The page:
“Markets go up on an escalator, they come down on an elevator. This is the most hideously overvalued market in history.”
Last week’s action by the Fed was an effort to restore normalcy, but in the context of extraordinary action by the central bank. When you tell markets that the risk free rate is zero, it has profound implications for the cost of debt and equity, and resulting in different asset allocation decisions. Ending this regime also has profound implications for investors and markets.
In the wake of the financial crisis, some investors found comfort in the fact that when risk free interest rates are at or near zero, the discounted future value of equity securities was theoretically infinite. Markets seem to have validated this view. But to us the real question is this: If a company or country has excessive and growing amounts of debt outstanding against existing assets, what is the value of the equity? The short answer is non-zero and declining. But hold that thought.
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Reading through Grant’s Interest Rate Observer over the weekend, we were struck by the item on China Evergrande Group (OTC:ERGNF), a real estate development company and industrial conglomerate that has reported negative free cash flow since 2006, but has made it up in volume so to speak. The stock is up over 200% this year, Grant’s reports. The real estate conglomerate has its hands into all manner of businesses and seems to typify the China construction craze.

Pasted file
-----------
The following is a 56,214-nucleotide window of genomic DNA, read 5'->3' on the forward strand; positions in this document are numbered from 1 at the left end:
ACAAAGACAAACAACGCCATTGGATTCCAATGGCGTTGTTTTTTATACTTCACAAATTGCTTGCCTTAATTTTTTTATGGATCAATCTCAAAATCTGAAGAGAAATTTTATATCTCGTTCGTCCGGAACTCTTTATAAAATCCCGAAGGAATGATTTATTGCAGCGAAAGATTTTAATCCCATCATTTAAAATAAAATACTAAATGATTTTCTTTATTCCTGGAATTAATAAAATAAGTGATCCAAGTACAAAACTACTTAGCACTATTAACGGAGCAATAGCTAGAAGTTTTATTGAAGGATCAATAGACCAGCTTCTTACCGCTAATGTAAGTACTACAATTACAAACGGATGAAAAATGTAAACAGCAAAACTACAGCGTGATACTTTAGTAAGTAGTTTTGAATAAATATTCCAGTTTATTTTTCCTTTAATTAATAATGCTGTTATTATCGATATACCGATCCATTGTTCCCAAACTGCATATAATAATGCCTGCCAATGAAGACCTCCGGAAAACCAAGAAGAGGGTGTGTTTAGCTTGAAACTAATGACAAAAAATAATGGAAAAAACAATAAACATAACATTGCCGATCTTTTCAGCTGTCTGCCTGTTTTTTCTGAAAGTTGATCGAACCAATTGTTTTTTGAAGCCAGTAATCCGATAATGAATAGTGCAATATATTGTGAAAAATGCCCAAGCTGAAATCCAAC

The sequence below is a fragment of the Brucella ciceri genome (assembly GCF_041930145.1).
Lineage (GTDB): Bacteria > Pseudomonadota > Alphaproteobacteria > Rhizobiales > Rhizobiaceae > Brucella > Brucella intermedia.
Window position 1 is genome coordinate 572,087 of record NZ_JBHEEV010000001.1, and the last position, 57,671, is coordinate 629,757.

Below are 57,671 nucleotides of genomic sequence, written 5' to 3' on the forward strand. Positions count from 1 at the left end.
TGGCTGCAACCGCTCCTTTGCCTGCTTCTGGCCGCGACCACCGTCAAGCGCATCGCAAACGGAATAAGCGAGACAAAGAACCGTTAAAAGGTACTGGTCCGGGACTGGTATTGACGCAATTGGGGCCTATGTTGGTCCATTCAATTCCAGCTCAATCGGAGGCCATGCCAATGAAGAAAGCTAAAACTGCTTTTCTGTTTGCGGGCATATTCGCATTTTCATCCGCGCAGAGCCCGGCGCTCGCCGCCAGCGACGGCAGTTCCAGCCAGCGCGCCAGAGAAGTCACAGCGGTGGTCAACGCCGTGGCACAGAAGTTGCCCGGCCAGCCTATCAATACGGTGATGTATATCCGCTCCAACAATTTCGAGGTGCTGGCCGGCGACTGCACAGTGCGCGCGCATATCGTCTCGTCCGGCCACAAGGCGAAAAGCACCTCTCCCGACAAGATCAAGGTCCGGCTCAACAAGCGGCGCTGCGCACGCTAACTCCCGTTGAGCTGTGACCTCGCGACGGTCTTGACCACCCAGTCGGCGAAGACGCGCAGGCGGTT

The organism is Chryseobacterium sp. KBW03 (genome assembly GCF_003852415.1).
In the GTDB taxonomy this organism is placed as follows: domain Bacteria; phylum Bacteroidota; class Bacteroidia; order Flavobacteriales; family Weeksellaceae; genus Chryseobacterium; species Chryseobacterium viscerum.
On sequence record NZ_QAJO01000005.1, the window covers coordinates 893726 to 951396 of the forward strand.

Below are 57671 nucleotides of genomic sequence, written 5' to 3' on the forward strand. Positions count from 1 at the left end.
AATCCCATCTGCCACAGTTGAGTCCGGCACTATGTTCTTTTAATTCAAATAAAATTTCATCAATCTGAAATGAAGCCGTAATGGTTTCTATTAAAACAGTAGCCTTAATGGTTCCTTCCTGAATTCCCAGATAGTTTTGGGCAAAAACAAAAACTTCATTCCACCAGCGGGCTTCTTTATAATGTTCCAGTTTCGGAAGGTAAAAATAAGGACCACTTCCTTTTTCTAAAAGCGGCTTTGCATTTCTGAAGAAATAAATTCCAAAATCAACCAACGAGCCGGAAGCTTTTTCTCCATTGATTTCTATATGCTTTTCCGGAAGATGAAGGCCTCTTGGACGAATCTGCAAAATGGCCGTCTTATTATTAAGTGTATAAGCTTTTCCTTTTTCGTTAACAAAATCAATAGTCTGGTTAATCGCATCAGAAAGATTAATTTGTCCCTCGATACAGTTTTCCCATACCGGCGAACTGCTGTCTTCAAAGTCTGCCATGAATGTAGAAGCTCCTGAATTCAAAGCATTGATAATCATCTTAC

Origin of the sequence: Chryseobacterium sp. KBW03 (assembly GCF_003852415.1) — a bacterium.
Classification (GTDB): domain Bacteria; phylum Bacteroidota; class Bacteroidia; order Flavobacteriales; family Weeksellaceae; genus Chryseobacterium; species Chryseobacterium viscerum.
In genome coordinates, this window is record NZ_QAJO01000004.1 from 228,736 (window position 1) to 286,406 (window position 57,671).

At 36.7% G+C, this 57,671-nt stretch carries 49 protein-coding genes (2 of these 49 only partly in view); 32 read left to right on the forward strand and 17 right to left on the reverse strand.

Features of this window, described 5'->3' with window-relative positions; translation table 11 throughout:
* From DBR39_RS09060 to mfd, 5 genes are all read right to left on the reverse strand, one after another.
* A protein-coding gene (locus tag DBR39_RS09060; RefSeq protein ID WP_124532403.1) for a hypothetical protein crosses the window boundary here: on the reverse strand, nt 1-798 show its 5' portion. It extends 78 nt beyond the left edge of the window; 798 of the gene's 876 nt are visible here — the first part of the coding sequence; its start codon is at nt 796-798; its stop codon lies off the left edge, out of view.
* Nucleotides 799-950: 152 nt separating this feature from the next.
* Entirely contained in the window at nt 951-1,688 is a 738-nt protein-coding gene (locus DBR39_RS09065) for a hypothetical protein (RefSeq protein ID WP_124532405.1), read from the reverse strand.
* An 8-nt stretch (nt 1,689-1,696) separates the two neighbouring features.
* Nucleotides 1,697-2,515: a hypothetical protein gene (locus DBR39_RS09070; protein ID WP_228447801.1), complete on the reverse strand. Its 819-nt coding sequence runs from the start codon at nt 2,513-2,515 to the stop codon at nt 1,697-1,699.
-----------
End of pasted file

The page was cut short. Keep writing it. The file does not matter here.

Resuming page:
Grant’s recalled an earlier observation by a US Texas real estate manager in the 1980s, something to the effect that real estate is not a cash flow business, but rather an asset appreciation business – until you can no longer service the debt. We can recall hearing similar cautionary comments about the dangers of leverage from Kevork S. Hovnanian years ago, when he spoke about holding on to some of his land investments in South Jersey for decades and with no debt.
Today the idea of investment without leverage draws ridicule, partly because unlevered returns in most industry sectors are down in single digits. The observation from the unknown Texas real estate man three decades ago pretty much sums up the state of the US economy. This week as The IRAheads for Leen’s Lodge in Grand Lake Stream for some Spring fishing, we see bubbles in the water just about everywhere, but little in the way of revenue growth.
Empty retail locations are multiplying across Manhattan. Earnings in sectors like financials are up on cost cutting and share repurchases, but supported by little else. Asset prices for all manner of investments have risen by double digit rates or more, but income – that is cash flow – seems wanting.
As in the early 2000s, the Fed has squeezed credit spreads and thereby gunned asset prices, but to little effect in terms of employment or especially income. While some of our fishing partners believe that tight spreads are always a benefit to the economy, when spreads fail to differentiate relative credit risk, then eventually equity must be restored via a little old fashioned deflation – right?
Consider the case of Amazon (NASDAQ:AMZN). Here’s a company with relatively little debt and fewer profits, but high revenue and equity market growth rates. The company has less than $2 billion in net working capital supporting $140 billion or so in revenue, but trades at 3x sales and 21x book value. Moody’s has AMZN at “BBB+” based upon improving debt service cover for its $20 billion in long term and lease obligations.